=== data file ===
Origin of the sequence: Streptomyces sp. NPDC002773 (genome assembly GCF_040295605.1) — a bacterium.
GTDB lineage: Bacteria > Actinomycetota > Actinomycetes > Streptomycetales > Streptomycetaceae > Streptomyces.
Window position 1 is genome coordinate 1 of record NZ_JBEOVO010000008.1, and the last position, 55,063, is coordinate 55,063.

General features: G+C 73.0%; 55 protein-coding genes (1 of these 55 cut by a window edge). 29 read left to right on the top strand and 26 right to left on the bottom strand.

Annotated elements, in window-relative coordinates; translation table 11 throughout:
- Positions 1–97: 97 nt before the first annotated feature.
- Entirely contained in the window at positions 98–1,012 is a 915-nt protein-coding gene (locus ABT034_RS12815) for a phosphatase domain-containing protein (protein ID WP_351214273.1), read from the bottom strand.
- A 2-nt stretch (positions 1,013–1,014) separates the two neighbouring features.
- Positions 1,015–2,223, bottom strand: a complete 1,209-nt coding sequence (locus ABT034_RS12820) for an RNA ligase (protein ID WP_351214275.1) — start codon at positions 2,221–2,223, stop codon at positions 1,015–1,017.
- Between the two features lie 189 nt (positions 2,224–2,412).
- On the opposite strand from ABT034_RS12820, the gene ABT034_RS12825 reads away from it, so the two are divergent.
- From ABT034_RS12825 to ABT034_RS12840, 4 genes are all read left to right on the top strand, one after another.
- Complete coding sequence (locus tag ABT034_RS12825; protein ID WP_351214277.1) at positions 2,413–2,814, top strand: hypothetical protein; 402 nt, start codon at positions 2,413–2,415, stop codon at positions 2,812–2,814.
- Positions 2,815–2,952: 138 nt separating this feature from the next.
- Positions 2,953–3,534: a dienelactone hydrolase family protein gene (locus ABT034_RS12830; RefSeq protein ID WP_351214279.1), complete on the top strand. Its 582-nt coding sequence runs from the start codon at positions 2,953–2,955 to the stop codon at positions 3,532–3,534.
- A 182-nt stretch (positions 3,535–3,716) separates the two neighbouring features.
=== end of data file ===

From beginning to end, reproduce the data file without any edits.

Origin of the sequence: Streptomyces sp. NPDC002773 (genome assembly GCF_040295605.1) — a bacterium.
GTDB lineage: Bacteria > Actinomycetota > Actinomycetes > Streptomycetales > Streptomycetaceae > Streptomyces.
Window position 1 is genome coordinate 1 of record NZ_JBEOVO010000008.1, and the last position, 55,063, is coordinate 55,063.

General features: G+C 73.0%; 55 protein-coding genes (1 of these 55 cut by a window edge). 29 read left to right on the top strand and 26 right to left on the bottom strand.

Annotated elements, in window-relative coordinates; translation table 11 throughout:
- Positions 1–97: 97 nt before the first annotated feature.
- Entirely contained in the window at positions 98–1,012 is a 915-nt protein-coding gene (locus ABT034_RS12815) for a phosphatase domain-containing protein (protein ID WP_351214273.1), read from the bottom strand.
- A 2-nt stretch (positions 1,013–1,014) separates the two neighbouring features.
- Positions 1,015–2,223, bottom strand: a complete 1,209-nt coding sequence (locus ABT034_RS12820) for an RNA ligase (protein ID WP_351214275.1) — start codon at positions 2,221–2,223, stop codon at positions 1,015–1,017.
- Between the two features lie 189 nt (positions 2,224–2,412).
- On the opposite strand from ABT034_RS12820, the gene ABT034_RS12825 reads away from it, so the two are divergent.
- From ABT034_RS12825 to ABT034_RS12840, 4 genes are all read left to right on the top strand, one after another.
- Complete coding sequence (locus tag ABT034_RS12825; protein ID WP_351214277.1) at positions 2,413–2,814, top strand: hypothetical protein; 402 nt, start codon at positions 2,413–2,415, stop codon at positions 2,812–2,814.
- Positions 2,815–2,952: 138 nt separating this feature from the next.
- Positions 2,953–3,534: a dienelactone hydrolase family protein gene (locus ABT034_RS12830; RefSeq protein ID WP_351214279.1), complete on the top strand. Its 582-nt coding sequence runs from the start codon at positions 2,953–2,955 to the stop codon at positions 3,532–3,534.
- A 182-nt stretch (positions 3,535–3,716) separates the two neighbouring features.